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Despite wage setbacks, economy is recovering
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Unemployment is down, job openings are up and Wall Street is going strong. So what else needs to happen for the economy to recover? - photo by Matthew Jelalian
A recent Pew Research Center article reports that the U.S. economy in indeed growing and making a resurgence despite some setbacks.

In January, there were 1.8 unemployed people per open position, according to the latest Job Openings and Labor Turnover Survey (or JOLTS) and jobs report from the Bureau of Labor Statistics, the article states. While that may sound disheartening, its actually well within pre-recession norms: Between January 2005 and December 2007, the number of unemployed people per opening varied between 1.45 and 2.17, and averaged 1.68 over the entire three-year period.

Pew said the South and the West have enjoyed the largest growth in employment opportunities.

If youre looking for work, service industries in the South and West might be your best bet, wrote Pew. Those regions had the highest job openings rates in January (3.6 percent each), and the sectors with the highest rates were leisure and hospitality (particularly accommodation and food services, at 5.1 percent) and professional and business services (4.5 percent).

Despite the recovery numbers, another Pew article reported that people are still skeptical that the economy is improving, perceiving a few people, but not many, are better off.

The public makes sharp distinctions about which groups have benefited and which have not from the economic policies the government has put in place since the start of the recession, wrote Pew in another article. Majorities say that large banks, large corporations and the wealthy have been helped a great deal or a fair amount by government policies.

By contrast, 72 percent say that, in general, the governments policies since the recession have done little or nothing to help middle class people, and nearly as many say they have provided little or no help for small businesses (68 percent) and the poor (65 percent).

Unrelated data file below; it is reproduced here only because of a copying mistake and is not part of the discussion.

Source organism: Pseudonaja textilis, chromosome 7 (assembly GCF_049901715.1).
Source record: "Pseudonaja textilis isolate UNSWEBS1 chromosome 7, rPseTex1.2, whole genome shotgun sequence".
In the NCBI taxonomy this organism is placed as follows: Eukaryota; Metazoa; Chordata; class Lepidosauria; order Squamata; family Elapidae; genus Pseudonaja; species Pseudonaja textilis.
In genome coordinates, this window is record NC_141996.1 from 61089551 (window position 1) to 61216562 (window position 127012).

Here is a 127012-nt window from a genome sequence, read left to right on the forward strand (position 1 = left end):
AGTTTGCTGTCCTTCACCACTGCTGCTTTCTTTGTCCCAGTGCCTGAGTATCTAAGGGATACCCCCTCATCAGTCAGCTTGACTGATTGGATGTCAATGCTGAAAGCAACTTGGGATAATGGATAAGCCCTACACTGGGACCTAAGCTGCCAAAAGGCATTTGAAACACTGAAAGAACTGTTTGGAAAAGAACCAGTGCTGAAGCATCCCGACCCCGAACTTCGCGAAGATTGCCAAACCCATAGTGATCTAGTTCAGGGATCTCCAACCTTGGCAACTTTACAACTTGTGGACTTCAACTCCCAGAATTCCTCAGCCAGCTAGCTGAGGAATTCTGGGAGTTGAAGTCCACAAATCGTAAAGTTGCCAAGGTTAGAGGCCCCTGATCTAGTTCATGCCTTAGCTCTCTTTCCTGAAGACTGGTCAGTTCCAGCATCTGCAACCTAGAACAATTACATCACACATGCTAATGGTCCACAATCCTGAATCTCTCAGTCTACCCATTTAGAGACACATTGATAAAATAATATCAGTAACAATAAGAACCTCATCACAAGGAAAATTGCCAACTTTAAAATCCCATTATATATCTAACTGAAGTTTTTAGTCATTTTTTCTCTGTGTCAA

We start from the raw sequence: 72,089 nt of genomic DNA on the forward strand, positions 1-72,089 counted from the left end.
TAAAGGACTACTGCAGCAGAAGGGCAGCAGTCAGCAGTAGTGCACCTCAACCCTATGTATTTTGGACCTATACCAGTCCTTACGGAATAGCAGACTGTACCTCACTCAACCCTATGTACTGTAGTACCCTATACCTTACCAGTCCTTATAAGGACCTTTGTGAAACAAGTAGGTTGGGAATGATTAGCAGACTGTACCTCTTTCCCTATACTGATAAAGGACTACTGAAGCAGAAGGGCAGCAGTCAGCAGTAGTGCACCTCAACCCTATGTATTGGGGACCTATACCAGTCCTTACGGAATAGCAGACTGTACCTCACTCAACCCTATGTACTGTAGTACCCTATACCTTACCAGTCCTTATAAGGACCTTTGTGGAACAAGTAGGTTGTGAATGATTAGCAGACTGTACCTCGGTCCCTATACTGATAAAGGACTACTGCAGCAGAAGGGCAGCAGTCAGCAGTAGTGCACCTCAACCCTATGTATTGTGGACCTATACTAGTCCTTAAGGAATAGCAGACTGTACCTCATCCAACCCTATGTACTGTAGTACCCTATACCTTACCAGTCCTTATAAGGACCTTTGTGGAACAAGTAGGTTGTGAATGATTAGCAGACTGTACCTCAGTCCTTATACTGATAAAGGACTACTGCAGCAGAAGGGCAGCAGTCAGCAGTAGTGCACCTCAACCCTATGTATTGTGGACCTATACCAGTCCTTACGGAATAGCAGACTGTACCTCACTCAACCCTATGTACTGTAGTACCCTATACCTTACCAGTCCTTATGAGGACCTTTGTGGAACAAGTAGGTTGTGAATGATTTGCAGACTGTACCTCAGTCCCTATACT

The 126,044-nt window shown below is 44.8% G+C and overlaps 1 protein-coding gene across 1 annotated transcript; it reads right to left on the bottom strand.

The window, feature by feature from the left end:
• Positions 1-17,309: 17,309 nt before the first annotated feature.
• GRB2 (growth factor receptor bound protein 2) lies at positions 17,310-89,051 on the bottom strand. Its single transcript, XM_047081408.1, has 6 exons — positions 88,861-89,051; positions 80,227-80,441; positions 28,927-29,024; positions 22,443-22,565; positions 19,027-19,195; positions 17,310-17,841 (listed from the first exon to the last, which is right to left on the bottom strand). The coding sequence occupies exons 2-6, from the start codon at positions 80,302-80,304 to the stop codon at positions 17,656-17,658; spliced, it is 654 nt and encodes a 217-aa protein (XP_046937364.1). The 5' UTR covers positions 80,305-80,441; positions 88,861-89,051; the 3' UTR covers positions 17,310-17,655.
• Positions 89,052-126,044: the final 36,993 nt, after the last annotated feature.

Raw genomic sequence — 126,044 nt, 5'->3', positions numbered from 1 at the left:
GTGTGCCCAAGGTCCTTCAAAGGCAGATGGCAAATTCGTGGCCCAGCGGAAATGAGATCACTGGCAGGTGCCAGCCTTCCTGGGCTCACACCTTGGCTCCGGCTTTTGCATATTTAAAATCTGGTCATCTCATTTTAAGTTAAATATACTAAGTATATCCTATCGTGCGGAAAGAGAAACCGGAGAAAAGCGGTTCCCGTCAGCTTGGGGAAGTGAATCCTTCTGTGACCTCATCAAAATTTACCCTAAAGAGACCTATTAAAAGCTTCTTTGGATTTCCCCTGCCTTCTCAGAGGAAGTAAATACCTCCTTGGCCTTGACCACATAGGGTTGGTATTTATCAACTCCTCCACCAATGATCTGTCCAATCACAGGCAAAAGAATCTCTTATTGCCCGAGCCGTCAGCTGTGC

With employment levels continuing to climb it's clear the economy is making a comeback.

Its hard to argue that the labor market isnt improving, the PBS Newshour reported. The unemployment rate is now at 5.5 percent, and the economy added 295,000 jobs in February. The thorn in the side of many a strong jobs report, though, has been wages. Economists expect wages to rise when unemployment falls, and thats just not happening."

But wage growth hasn't kept pace with job growth, according to the article.

Month after month there is the great expectation that wages will finally begin rising and living standards might just begin to inch upward for Everyman on Main Street. And month after month there is great disappointment.

According to the Wall Street Journal, the slow wage growth is because businesses didn't cut back enough on wages during the great recession, which is forcing employers to hire people at lower pay until the difference between wages-lost and profits-earned is recovered.

Firms are doing this by way of not offering wage rises and by hiring more slowly than history suggests would be likely given the U.S. economys rate of growth. Until this plays out, many workers in the U.S. economy will struggle to find higher wages, in a process that is likely to continue until labor markets have fully returned to normal, said bank economists Mary Daly and Bart Hobijn.